Great stories can inspire great art and can also strengthen literacy. There is a great article by English teacher Judith Jester, who sites the powerful, proven connections between art and literacy. Art does not always get the credit it deserves, therefore I try to include links to articles and research whenever possible.
I know now that developing the literate lives of my students is sometimes best achieved not by words alone (Jester 2003).
This week we read, The Day the Crayons Quit. The book tells the story of a few overworked crayons who quit for various reasons. Some crayons work on holidays (red), others are disgruntled because their paper wrapper was removed and yellow and orange are no longer speaking because they cannot agree on the true color of the sun. Each crayon writes a letter expressing their feelings in words and pictures. Together, we all laughed (and laughed) then created these masterpieces.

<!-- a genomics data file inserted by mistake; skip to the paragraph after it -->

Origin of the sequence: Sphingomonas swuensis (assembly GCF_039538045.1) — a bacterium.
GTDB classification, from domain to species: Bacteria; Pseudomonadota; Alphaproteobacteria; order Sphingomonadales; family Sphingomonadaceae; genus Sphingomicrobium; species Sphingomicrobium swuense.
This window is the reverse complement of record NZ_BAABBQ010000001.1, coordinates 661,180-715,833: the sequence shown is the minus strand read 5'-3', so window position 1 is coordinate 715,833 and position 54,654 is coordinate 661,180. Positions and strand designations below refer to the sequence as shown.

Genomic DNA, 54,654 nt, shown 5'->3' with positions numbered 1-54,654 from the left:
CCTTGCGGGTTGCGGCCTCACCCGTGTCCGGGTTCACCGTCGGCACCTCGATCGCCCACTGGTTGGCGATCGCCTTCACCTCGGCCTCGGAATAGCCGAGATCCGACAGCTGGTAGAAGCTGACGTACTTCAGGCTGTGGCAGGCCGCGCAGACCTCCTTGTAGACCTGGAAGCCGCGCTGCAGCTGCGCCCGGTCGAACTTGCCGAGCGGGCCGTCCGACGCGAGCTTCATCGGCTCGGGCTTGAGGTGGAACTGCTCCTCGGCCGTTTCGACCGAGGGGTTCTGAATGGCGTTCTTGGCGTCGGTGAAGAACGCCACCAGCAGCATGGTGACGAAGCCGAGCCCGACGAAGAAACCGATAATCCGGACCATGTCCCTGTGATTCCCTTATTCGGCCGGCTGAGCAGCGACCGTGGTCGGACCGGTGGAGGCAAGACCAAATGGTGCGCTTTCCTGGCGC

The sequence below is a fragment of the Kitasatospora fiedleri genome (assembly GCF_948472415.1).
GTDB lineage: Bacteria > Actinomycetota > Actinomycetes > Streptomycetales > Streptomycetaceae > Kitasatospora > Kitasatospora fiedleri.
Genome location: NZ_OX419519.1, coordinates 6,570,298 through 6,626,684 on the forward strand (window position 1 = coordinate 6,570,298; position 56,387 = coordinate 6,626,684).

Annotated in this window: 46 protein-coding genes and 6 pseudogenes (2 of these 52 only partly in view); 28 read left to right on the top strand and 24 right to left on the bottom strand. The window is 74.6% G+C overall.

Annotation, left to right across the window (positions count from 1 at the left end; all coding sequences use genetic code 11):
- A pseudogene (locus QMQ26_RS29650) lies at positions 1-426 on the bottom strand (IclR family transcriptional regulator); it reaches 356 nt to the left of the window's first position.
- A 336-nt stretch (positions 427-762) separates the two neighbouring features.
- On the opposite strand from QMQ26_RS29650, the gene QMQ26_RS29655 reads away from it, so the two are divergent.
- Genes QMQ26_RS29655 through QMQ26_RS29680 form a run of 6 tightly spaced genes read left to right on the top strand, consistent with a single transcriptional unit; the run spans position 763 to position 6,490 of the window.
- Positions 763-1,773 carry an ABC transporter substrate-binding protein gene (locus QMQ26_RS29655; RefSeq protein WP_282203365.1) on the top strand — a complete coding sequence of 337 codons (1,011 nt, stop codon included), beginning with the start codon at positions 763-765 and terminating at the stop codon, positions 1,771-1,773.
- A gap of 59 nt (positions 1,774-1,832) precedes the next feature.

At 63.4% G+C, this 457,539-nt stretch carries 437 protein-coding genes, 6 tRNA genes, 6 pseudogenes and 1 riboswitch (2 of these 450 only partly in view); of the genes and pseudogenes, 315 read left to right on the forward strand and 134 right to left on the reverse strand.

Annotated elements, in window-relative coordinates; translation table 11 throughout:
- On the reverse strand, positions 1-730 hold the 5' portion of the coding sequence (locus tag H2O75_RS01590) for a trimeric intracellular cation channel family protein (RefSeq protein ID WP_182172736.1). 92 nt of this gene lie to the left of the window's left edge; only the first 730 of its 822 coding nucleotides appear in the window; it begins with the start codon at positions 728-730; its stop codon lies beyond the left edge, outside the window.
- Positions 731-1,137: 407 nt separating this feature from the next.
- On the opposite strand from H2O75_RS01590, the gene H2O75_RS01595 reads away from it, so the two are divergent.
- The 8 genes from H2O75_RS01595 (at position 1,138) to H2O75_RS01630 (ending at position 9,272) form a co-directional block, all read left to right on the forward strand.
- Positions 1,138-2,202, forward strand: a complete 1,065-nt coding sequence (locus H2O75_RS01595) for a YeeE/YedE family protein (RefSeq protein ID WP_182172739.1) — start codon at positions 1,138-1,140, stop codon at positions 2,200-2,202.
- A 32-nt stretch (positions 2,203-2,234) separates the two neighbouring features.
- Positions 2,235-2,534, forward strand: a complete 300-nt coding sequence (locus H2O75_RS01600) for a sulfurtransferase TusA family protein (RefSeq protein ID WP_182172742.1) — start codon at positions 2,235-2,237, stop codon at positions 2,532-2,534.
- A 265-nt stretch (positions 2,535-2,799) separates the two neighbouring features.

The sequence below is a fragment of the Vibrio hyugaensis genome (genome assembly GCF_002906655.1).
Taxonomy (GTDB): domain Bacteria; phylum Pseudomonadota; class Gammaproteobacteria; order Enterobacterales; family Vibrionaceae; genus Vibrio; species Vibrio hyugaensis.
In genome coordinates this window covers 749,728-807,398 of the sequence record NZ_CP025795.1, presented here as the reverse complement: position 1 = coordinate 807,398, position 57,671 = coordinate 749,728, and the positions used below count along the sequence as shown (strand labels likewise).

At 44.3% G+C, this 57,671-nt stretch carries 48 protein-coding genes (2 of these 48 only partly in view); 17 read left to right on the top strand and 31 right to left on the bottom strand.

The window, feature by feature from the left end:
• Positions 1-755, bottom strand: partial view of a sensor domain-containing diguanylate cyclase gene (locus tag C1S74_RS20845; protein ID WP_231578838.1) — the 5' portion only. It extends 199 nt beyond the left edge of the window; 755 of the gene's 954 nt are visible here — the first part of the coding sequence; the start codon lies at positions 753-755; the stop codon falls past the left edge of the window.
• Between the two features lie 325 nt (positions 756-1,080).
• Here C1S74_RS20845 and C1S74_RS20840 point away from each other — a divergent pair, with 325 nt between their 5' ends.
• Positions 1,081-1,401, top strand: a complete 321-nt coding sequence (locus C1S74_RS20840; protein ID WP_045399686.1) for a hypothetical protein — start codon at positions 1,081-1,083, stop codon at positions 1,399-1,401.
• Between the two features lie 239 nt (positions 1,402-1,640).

We began with a guided drawing. I demonstrated how crayons are drawn by using lines and shapes (elements of art), then each student was responsible for drawing images of things that were the color they selected.
If you have not read this one, it’s worth reading!
Jester, J. (n.d.). National Writing Project. Retrieved September 30, 2016, from http://www.nwp.org/cs/public/print/resource/958